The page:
Most advisors start with an allocation to different asset classes and then fill the “buckets” with specific investments. We go the other way: we start with a universe of strategies, analyze each on the basis of returns, volatility, and correlations, and then build a portfolio that combines them in a way that we believe will best meet our clients’ objectives.
In practice, that means going outside of the traditional stocks-bonds paradigm and into alternatives, which can be especially useful for generating income in the current environment. That said, how you implement alternatives in a portfolio makes a big difference, as you want to generate extra income without subjecting your portfolio to unnecessary risks.
What are alternatives?
Investors often ask this question, and it’s a reasonable starting point.
When we talk about alternative sources of income, we’re looking outside of traditional bonds. We might consider options like private lending, mortgages, or even suitable hedge fund strategies. For investors who need ready access to capital we might look towards liquid alternatives, a class of products that often use “hedge fund-like” strategies in a way that’s more accessible.
Overall, our view is this: any asset class or strategy could produce income, and the idea is to find the combination that produces the income you want with the minimum amount of risk to the investor.
Start with the quantitative test—not the asset class test
Again, we believe it’s useful to start the process with a single large bucket of possible strategies, rather than trying to fill smaller buckets of stocks, bonds, and alternatives. That way, we can use whatever combination of investments makes the most sense from a risk and returns standpoint.
The diligence process within strategies, however, is just as important.
We want to know as much as possible about how each strategy works and how sustainable or risky it is. Risk management is an important watchword for investors, but it’s also a process that can be analyzed and understood. We value portfolio managers who have strong risk management protocols, and we spend a fair amount of time learning about each manager’s approach and vetting it against our own.
Develop relationships with high quality managers
This is obviously easier said than done, but when allocating assets to a manager, it’s important to have a high degree of confidence not just in the strategy but in the ability of that manager to be discerning, careful, and responsive to changes in the market environment.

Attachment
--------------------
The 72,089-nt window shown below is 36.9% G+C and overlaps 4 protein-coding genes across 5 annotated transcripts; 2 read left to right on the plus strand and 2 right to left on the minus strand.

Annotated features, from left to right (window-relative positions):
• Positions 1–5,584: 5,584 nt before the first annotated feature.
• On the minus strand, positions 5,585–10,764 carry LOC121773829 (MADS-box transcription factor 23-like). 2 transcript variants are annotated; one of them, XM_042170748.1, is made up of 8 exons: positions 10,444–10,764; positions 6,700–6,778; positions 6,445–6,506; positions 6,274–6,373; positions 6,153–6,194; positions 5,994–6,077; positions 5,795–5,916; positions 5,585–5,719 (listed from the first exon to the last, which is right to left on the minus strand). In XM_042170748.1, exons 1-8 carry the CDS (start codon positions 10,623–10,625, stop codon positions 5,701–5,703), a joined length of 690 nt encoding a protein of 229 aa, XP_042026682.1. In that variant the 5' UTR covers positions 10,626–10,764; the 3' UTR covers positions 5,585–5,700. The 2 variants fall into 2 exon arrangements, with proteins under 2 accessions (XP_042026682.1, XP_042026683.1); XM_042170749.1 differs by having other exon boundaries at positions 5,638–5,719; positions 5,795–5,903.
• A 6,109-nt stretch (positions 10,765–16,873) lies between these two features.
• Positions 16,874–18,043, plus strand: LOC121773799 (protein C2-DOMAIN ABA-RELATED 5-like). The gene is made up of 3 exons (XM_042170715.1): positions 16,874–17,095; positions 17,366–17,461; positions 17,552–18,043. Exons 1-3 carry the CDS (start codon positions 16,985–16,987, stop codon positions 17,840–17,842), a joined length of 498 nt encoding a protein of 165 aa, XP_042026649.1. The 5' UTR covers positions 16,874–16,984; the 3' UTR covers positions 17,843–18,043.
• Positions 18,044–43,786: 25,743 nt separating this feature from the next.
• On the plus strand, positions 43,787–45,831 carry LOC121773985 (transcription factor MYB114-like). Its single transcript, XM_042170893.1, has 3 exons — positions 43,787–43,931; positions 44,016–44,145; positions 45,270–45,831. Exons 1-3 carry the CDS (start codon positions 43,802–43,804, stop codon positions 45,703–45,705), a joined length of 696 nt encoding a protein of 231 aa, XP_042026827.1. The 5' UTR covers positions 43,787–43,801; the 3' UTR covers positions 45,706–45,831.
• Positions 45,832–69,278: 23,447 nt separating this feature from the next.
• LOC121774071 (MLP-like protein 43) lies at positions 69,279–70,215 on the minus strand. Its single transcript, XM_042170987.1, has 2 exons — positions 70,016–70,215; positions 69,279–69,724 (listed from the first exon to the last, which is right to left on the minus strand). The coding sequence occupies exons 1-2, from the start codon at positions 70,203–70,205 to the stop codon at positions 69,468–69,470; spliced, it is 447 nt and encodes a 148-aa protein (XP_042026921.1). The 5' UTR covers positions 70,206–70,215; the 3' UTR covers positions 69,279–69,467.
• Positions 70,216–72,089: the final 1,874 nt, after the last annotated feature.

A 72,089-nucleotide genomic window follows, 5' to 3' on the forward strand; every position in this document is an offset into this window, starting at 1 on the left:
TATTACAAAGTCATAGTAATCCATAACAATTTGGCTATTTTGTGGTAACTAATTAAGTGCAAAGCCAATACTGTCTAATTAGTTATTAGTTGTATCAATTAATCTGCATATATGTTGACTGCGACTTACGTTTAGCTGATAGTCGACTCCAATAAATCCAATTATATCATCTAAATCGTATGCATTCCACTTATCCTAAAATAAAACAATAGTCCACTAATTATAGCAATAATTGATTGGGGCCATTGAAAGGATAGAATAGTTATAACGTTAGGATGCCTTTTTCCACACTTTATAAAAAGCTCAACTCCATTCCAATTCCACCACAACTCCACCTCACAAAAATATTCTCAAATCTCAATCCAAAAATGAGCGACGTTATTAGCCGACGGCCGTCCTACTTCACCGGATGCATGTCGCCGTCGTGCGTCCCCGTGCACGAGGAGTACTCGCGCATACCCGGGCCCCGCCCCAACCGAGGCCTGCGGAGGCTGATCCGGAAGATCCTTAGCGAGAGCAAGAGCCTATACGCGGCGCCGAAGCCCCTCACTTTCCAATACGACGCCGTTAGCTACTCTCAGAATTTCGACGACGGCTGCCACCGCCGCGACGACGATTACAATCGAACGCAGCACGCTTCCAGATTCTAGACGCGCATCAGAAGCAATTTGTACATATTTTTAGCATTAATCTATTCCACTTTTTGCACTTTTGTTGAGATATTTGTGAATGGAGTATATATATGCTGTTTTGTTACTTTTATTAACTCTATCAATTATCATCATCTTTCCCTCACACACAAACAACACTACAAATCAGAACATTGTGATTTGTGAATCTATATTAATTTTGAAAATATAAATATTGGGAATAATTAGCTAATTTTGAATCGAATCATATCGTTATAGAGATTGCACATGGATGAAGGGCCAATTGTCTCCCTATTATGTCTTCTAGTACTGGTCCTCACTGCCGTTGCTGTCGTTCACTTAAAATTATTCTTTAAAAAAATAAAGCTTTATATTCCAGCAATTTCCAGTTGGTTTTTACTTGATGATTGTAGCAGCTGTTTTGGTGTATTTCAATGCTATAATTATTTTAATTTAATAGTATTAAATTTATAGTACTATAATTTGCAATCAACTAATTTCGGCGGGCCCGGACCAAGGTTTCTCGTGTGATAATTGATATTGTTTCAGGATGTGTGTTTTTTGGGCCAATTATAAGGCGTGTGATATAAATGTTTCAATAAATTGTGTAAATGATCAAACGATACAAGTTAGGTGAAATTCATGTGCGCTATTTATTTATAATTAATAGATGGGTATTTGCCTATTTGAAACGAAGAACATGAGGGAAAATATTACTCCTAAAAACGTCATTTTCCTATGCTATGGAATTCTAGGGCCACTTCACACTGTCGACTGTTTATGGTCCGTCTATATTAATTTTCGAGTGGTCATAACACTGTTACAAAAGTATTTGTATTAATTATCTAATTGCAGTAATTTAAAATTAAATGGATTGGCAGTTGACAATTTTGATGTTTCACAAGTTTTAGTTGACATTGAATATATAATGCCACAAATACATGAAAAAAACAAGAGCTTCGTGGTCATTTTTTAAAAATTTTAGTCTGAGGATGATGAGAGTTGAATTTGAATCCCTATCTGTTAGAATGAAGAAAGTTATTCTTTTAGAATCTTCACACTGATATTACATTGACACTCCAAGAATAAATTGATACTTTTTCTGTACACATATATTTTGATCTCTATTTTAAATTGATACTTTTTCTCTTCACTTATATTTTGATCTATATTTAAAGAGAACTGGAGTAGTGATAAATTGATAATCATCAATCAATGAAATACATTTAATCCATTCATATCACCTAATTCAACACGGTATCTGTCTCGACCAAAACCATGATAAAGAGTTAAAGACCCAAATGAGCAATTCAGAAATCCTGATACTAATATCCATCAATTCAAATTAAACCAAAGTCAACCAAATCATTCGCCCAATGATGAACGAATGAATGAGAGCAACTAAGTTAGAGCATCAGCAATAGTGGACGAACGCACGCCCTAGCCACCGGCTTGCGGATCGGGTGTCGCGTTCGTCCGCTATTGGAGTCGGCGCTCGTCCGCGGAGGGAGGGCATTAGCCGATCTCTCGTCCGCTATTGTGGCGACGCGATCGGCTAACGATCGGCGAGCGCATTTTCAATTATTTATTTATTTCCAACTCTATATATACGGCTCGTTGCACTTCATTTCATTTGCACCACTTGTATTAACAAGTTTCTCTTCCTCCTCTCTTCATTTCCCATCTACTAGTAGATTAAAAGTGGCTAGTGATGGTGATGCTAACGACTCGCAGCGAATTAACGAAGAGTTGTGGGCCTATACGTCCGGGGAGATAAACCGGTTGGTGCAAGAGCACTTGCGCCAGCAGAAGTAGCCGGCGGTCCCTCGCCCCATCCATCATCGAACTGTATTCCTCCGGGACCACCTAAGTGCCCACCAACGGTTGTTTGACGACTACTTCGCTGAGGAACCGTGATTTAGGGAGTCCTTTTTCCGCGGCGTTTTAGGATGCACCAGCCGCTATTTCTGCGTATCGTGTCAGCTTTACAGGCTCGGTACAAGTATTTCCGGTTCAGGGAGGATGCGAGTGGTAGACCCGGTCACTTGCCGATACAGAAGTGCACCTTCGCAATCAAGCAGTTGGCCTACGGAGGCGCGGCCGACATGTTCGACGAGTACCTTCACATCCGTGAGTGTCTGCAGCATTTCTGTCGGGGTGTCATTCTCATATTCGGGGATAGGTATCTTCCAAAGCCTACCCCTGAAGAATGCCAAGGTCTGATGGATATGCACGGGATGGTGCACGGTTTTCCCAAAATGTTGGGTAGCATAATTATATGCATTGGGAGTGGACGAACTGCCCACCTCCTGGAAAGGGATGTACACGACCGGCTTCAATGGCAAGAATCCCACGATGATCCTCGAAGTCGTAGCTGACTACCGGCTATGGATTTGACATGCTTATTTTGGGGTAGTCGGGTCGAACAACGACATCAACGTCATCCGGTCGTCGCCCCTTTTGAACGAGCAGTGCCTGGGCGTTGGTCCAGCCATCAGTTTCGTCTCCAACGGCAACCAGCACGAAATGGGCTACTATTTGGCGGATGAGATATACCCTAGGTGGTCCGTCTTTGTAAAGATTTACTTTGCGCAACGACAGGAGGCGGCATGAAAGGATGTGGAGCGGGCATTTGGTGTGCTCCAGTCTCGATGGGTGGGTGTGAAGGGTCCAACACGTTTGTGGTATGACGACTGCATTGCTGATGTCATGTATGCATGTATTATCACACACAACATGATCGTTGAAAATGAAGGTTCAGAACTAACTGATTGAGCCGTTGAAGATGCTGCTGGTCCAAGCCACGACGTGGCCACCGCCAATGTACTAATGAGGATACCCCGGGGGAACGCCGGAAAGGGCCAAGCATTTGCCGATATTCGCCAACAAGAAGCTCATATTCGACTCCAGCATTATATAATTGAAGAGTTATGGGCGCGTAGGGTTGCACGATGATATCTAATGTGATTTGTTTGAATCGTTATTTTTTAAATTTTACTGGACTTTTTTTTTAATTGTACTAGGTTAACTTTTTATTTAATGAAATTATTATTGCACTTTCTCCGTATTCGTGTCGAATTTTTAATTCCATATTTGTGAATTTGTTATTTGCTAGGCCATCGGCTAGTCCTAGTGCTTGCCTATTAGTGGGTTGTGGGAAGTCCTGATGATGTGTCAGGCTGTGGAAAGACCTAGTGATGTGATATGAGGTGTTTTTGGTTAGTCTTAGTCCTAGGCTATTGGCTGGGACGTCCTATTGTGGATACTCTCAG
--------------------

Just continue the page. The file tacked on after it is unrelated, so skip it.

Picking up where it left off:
The pandemic was a great test for this.
What we want to see in a situation like 2020 is the ability to anticipate and respond to changes in market conditions. For example, one mortgage lender we use reworked their strategy in Florida once it became clear that COVID-19 would have an impact on demand for multi-family homes. We felt this was an appropriate shift, and so far we’re happy with the results.
There is no pitch deck that can really answer this question. We want to see a track record and a way of thinking. That takes time to learn about and requires a lengthy diligence and relationship-building process.
Understand capacity limitations
In any asset class or strategy, there are capacity constraints. For something like large-cap equities, the capacity is very high, but for a more focused strategy, like a particular type of private loan, the capacity might be very low. If too many investors flock into that strategy, it may no longer produce the results we’re seeking.
This is where it can be extremely helpful to be a small, nimble firm. Large institutions generally have to look at strategies with very large capacities in order to accommodate all their clients; we aren’t constrained by that.
We can take advantage of lower-capacity strategies, and in general we favor them. It’s our view that niche strategies are capable of delivering outperformance without subjecting investors to unnecessary risks—but they do need to be well understood and selected carefully.
Working with an advisor to manage alternatives
If you work with a wealth advisor who is allocating funds towards alternative investments, we strongly recommend that you spend time asking questions about these processes and potential issues. Alternatives can help to provide income and consistency in a portfolio, but we believe they need to be well-applied and well-researched in order to be effective.
It’s also important to get an understanding of how agnostic your advisor is in using alternatives. Low yields won’t be around forever, and situations evolve. At some point, another combination of strategies might be more advantageous to you as an investor. The ability to adapt to these kinds of changes is important, as is the willingness to let go of a strategy you might like in favor of one that might work better.
All said, we don’t just recommend allocating to alternatives, we recommend a strategy that starts with an objective, incorporates a lengthy diligence process, and ends with a portfolio that potentially helps you meet your objective in the most advantageous way possible.